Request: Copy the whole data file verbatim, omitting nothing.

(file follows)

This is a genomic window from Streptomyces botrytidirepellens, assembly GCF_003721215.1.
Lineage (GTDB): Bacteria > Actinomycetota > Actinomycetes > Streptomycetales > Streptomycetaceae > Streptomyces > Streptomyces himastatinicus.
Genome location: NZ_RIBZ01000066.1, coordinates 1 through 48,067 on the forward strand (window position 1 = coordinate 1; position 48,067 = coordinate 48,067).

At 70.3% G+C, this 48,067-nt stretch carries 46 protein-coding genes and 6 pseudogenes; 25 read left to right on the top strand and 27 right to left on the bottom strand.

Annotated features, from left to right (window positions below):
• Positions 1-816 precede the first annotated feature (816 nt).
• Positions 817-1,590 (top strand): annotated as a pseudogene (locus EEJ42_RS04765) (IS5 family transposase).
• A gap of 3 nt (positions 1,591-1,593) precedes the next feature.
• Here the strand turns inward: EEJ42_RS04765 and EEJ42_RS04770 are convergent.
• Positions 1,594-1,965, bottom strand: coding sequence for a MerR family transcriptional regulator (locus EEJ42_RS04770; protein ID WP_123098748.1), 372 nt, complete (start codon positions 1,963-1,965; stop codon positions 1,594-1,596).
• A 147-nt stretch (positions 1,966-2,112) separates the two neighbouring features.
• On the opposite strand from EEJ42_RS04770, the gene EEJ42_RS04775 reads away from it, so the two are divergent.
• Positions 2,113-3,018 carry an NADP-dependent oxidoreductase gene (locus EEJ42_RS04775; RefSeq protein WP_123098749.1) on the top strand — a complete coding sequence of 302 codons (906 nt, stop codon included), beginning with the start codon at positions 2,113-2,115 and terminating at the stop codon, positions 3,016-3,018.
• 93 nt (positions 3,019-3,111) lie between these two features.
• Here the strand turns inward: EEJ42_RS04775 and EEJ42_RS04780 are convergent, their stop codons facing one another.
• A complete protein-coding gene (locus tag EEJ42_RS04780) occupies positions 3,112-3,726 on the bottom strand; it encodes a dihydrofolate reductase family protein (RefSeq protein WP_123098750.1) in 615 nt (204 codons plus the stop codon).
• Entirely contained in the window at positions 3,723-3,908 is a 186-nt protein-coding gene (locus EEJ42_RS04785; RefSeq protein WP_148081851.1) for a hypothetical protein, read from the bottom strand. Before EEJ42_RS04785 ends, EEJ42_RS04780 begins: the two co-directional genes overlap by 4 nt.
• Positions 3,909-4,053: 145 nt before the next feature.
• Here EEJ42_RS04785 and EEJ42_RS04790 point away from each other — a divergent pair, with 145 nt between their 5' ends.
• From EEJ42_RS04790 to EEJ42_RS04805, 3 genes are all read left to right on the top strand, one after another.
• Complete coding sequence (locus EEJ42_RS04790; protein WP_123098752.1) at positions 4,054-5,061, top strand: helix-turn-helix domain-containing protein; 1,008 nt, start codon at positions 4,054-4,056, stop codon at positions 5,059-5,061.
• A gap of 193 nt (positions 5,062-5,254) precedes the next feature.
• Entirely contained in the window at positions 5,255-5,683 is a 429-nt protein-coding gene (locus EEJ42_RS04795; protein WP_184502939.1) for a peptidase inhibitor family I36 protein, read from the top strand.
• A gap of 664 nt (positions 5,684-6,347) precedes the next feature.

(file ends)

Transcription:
This is a genomic window from Streptomyces botrytidirepellens, assembly GCF_003721215.1.
Lineage (GTDB): Bacteria > Actinomycetota > Actinomycetes > Streptomycetales > Streptomycetaceae > Streptomyces > Streptomyces himastatinicus.
Genome location: NZ_RIBZ01000066.1, coordinates 1 through 48,067 on the forward strand (window position 1 = coordinate 1; position 48,067 = coordinate 48,067).

At 70.3% G+C, this 48,067-nt stretch carries 46 protein-coding genes and 6 pseudogenes; 25 read left to right on the top strand and 27 right to left on the bottom strand.

Annotated features, from left to right (window positions below):
• Positions 1-816 precede the first annotated feature (816 nt).
• Positions 817-1,590 (top strand): annotated as a pseudogene (locus EEJ42_RS04765) (IS5 family transposase).
• A gap of 3 nt (positions 1,591-1,593) precedes the next feature.
• Here the strand turns inward: EEJ42_RS04765 and EEJ42_RS04770 are convergent.
• Positions 1,594-1,965, bottom strand: coding sequence for a MerR family transcriptional regulator (locus EEJ42_RS04770; protein ID WP_123098748.1), 372 nt, complete (start codon positions 1,963-1,965; stop codon positions 1,594-1,596).
• A 147-nt stretch (positions 1,966-2,112) separates the two neighbouring features.
• On the opposite strand from EEJ42_RS04770, the gene EEJ42_RS04775 reads away from it, so the two are divergent.
• Positions 2,113-3,018 carry an NADP-dependent oxidoreductase gene (locus EEJ42_RS04775; RefSeq protein WP_123098749.1) on the top strand — a complete coding sequence of 302 codons (906 nt, stop codon included), beginning with the start codon at positions 2,113-2,115 and terminating at the stop codon, positions 3,016-3,018.
• 93 nt (positions 3,019-3,111) lie between these two features.
• Here the strand turns inward: EEJ42_RS04775 and EEJ42_RS04780 are convergent, their stop codons facing one another.
• A complete protein-coding gene (locus tag EEJ42_RS04780) occupies positions 3,112-3,726 on the bottom strand; it encodes a dihydrofolate reductase family protein (RefSeq protein WP_123098750.1) in 615 nt (204 codons plus the stop codon).
• Entirely contained in the window at positions 3,723-3,908 is a 186-nt protein-coding gene (locus EEJ42_RS04785; RefSeq protein WP_148081851.1) for a hypothetical protein, read from the bottom strand. Before EEJ42_RS04785 ends, EEJ42_RS04780 begins: the two co-directional genes overlap by 4 nt.
• Positions 3,909-4,053: 145 nt before the next feature.
• Here EEJ42_RS04785 and EEJ42_RS04790 point away from each other — a divergent pair, with 145 nt between their 5' ends.
• From EEJ42_RS04790 to EEJ42_RS04805, 3 genes are all read left to right on the top strand, one after another.
• Complete coding sequence (locus EEJ42_RS04790; protein WP_123098752.1) at positions 4,054-5,061, top strand: helix-turn-helix domain-containing protein; 1,008 nt, start codon at positions 4,054-4,056, stop codon at positions 5,059-5,061.
• A gap of 193 nt (positions 5,062-5,254) precedes the next feature.
• Entirely contained in the window at positions 5,255-5,683 is a 429-nt protein-coding gene (locus EEJ42_RS04795; protein WP_184502939.1) for a peptidase inhibitor family I36 protein, read from the top strand.
• A gap of 664 nt (positions 5,684-6,347) precedes the next feature.